Trailer Magazine


Port of Brisbane to follow suit with Federal Government policy

  • Posted on Monday 23rd, March 2020.

Maritime Safety Queensland has announced a 'Queensland Two Port Policy' which will see the Port of Brisbane align with Federal Government advice on receiving foreign vessels in Australia. Road transport and ocean freight advocates continue to monitor the situation.

The exception to this is vessels and crew from China and South Korea who will still be required to observe a 14-day isolation period until further notice.

MSQ has, according to the Australian Federation of International Forwarders (AFIF), observed a trend of vessel cancellations into the Port of Brisbane, cancellations that potentially bring a range of unintended consequences to the Queensland economy.

"Whilst I had hoped that other Australian states would align their protective measures with Queensland noting the gravity of the risk, this has not been the case," said MSQ General Manager, Angus Mitchell. "The consequence has been that Queensland, and the Port of Brisbane in particular, faces a disproportionate hit to import trade compared to neighbour states. This in-turn may place an additional strain on the freight network to relocate goods north to Queensland in the event vessels decide to unload in Sydney or Melbourne."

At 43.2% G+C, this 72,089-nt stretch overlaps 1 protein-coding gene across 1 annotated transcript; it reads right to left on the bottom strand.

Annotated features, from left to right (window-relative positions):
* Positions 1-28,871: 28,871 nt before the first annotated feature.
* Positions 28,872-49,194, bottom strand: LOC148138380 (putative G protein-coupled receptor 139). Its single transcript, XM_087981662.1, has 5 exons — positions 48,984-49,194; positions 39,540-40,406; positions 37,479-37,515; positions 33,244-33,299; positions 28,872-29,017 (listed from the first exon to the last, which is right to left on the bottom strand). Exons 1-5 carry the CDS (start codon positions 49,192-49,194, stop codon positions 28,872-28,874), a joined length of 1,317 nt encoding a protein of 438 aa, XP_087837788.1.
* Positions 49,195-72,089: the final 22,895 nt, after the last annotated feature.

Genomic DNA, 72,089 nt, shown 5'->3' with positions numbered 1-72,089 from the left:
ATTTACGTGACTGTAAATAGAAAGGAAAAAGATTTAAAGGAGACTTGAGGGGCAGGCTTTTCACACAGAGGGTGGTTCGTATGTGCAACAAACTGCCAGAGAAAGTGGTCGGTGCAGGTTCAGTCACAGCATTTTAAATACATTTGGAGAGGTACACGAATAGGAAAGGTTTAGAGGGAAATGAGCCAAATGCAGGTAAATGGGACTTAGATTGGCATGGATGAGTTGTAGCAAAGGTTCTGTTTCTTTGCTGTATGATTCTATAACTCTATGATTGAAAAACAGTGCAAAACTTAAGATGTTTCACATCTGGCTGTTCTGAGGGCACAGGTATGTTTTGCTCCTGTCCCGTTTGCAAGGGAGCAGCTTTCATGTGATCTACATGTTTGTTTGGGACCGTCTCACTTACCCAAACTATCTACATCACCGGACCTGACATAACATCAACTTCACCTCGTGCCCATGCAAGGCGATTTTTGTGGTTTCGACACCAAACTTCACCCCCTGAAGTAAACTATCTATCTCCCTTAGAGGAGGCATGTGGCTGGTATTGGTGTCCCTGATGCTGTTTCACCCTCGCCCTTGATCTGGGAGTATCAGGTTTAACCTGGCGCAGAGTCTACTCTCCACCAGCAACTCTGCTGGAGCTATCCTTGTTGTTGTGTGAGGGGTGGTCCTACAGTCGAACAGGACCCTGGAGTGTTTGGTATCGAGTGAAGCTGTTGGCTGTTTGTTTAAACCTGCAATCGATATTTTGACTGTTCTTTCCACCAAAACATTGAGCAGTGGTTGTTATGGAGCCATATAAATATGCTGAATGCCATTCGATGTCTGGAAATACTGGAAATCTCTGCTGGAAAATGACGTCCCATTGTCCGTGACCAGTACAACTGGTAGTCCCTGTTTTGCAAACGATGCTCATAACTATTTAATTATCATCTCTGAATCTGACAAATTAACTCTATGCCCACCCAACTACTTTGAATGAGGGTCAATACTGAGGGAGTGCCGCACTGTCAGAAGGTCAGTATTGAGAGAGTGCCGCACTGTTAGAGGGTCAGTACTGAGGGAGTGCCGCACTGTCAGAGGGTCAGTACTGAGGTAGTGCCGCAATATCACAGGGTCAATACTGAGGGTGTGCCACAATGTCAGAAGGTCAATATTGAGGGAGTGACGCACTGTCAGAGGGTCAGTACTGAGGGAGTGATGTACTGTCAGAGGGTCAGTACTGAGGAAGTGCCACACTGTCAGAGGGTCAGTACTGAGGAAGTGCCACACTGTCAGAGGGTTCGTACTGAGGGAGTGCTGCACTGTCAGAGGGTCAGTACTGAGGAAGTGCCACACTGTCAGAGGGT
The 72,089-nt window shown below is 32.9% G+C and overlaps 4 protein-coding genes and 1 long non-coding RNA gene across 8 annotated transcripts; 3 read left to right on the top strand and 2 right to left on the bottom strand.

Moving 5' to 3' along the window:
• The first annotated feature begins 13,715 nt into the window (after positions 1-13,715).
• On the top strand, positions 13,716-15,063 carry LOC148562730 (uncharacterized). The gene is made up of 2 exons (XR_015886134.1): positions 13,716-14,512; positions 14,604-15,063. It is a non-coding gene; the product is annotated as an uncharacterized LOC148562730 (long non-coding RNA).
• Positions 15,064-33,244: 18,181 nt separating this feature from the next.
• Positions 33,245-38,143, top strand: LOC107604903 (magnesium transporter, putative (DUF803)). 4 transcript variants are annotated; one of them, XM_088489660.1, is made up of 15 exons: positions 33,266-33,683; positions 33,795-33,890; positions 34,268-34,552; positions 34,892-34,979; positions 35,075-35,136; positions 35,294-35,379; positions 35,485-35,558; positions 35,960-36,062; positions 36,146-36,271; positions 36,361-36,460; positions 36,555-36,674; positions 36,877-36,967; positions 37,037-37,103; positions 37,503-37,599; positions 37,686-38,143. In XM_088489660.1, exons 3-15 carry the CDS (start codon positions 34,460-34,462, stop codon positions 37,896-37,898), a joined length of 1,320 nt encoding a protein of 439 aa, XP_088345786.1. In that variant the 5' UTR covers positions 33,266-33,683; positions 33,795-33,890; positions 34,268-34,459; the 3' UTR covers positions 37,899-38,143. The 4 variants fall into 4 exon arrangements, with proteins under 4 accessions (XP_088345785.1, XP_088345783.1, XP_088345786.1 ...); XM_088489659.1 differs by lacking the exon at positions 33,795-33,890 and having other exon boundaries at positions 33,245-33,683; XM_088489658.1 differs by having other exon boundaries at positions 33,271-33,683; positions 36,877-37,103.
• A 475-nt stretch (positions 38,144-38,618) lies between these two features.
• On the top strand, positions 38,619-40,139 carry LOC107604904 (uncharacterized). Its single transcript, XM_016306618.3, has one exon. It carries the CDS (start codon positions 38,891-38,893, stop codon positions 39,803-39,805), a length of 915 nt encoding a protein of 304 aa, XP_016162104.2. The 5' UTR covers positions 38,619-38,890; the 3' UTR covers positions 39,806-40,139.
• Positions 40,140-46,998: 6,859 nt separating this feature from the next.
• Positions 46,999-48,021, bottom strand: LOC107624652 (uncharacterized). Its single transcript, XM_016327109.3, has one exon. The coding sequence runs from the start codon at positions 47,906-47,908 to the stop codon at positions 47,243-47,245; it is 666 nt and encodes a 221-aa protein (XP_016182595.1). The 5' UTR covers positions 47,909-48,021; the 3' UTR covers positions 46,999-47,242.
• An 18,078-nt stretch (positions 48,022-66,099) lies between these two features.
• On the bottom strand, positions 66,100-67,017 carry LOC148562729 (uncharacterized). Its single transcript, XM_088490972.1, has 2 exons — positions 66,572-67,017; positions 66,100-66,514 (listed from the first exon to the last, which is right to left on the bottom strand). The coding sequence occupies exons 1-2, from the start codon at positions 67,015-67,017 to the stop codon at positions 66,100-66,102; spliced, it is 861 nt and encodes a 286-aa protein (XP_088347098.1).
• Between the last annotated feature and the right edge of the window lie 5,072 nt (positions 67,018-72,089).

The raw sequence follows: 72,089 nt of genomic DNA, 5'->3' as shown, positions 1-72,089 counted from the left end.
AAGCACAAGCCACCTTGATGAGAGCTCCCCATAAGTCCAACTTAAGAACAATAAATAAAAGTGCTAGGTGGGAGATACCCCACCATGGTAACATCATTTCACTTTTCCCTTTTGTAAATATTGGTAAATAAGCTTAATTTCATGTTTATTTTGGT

MSQ is addressing this situation by hosting a number of roundtable discussions with a broad range of partners.

To address this situation MSQ hosted a number of roundtable discussions with a broad range of industry partners today.

"As I have maintained all along, protecting our vital supply lines through protecting our maritime workforce remains my priority," said Mitchell. "Equally, however, I must ensure essential trade can be received into Queensland."

Last week, a MSQ ban on commercial ships entering ports in Queensland was under scrutiny by road transport and ocean freight advocates concerned with disruption to the supply of essential trade to the state.

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